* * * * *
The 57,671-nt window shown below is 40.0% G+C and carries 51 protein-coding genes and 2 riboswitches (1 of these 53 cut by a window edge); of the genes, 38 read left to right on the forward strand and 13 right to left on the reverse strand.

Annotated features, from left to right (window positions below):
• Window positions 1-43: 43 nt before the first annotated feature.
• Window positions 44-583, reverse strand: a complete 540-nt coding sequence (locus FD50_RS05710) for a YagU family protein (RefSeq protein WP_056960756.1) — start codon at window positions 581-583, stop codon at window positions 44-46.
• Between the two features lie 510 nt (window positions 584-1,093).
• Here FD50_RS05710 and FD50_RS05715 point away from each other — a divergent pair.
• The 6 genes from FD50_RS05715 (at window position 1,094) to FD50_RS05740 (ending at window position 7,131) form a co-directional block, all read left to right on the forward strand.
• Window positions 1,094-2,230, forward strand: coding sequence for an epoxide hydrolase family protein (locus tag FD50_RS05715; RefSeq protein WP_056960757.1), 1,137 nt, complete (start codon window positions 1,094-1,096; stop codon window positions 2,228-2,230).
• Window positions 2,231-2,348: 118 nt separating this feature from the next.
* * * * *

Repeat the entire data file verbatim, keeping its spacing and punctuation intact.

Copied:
The 57,671-nt window shown below is 40.0% G+C and carries 51 protein-coding genes and 2 riboswitches (1 of these 53 cut by a window edge); of the genes, 38 read left to right on the forward strand and 13 right to left on the reverse strand.

Annotated features, from left to right (window positions below):
• Window positions 1-43: 43 nt before the first annotated feature.
• Window positions 44-583, reverse strand: a complete 540-nt coding sequence (locus FD50_RS05710) for a YagU family protein (RefSeq protein WP_056960756.1) — start codon at window positions 581-583, stop codon at window positions 44-46.
• Between the two features lie 510 nt (window positions 584-1,093).
• Here FD50_RS05710 and FD50_RS05715 point away from each other — a divergent pair.
• The 6 genes from FD50_RS05715 (at window position 1,094) to FD50_RS05740 (ending at window position 7,131) form a co-directional block, all read left to right on the forward strand.
• Window positions 1,094-2,230, forward strand: coding sequence for an epoxide hydrolase family protein (locus tag FD50_RS05715; RefSeq protein WP_056960757.1), 1,137 nt, complete (start codon window positions 1,094-1,096; stop codon window positions 2,228-2,230).
• Window positions 2,231-2,348: 118 nt separating this feature from the next.